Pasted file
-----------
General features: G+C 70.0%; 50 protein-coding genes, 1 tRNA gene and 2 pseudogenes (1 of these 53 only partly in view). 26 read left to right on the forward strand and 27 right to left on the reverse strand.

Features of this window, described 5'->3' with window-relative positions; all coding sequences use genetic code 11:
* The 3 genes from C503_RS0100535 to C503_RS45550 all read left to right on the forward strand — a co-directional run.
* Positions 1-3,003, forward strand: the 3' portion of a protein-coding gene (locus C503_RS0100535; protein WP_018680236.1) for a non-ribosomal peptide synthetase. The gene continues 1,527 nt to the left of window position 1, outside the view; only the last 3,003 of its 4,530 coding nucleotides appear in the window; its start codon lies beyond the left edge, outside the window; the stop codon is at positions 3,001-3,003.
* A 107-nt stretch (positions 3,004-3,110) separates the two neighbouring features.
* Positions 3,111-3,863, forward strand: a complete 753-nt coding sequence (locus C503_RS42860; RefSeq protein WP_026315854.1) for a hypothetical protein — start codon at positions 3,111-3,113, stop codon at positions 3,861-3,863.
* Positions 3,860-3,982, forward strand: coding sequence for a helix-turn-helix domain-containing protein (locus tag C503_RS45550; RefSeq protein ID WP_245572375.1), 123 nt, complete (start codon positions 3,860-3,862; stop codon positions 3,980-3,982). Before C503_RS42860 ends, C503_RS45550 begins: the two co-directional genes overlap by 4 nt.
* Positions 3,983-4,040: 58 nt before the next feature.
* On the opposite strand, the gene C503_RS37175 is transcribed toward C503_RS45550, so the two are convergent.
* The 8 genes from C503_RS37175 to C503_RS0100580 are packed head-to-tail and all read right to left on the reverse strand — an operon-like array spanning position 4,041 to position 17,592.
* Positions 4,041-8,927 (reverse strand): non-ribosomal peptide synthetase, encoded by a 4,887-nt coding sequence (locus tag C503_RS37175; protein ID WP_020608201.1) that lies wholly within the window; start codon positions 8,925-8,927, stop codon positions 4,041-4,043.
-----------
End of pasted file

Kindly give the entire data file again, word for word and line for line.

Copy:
General features: G+C 70.0%; 50 protein-coding genes, 1 tRNA gene and 2 pseudogenes (1 of these 53 only partly in view). 26 read left to right on the forward strand and 27 right to left on the reverse strand.

Features of this window, described 5'->3' with window-relative positions; all coding sequences use genetic code 11:
* The 3 genes from C503_RS0100535 to C503_RS45550 all read left to right on the forward strand — a co-directional run.
* Positions 1-3,003, forward strand: the 3' portion of a protein-coding gene (locus C503_RS0100535; protein WP_018680236.1) for a non-ribosomal peptide synthetase. The gene continues 1,527 nt to the left of window position 1, outside the view; only the last 3,003 of its 4,530 coding nucleotides appear in the window; its start codon lies beyond the left edge, outside the window; the stop codon is at positions 3,001-3,003.
* A 107-nt stretch (positions 3,004-3,110) separates the two neighbouring features.
* Positions 3,111-3,863, forward strand: a complete 753-nt coding sequence (locus C503_RS42860; RefSeq protein WP_026315854.1) for a hypothetical protein — start codon at positions 3,111-3,113, stop codon at positions 3,861-3,863.
* Positions 3,860-3,982, forward strand: coding sequence for a helix-turn-helix domain-containing protein (locus tag C503_RS45550; RefSeq protein ID WP_245572375.1), 123 nt, complete (start codon positions 3,860-3,862; stop codon positions 3,980-3,982). Before C503_RS42860 ends, C503_RS45550 begins: the two co-directional genes overlap by 4 nt.
* Positions 3,983-4,040: 58 nt before the next feature.
* On the opposite strand, the gene C503_RS37175 is transcribed toward C503_RS45550, so the two are convergent.
* The 8 genes from C503_RS37175 to C503_RS0100580 are packed head-to-tail and all read right to left on the reverse strand — an operon-like array spanning position 4,041 to position 17,592.
* Positions 4,041-8,927 (reverse strand): non-ribosomal peptide synthetase, encoded by a 4,887-nt coding sequence (locus tag C503_RS37175; protein ID WP_020608201.1) that lies wholly within the window; start codon positions 8,925-8,927, stop codon positions 4,041-4,043.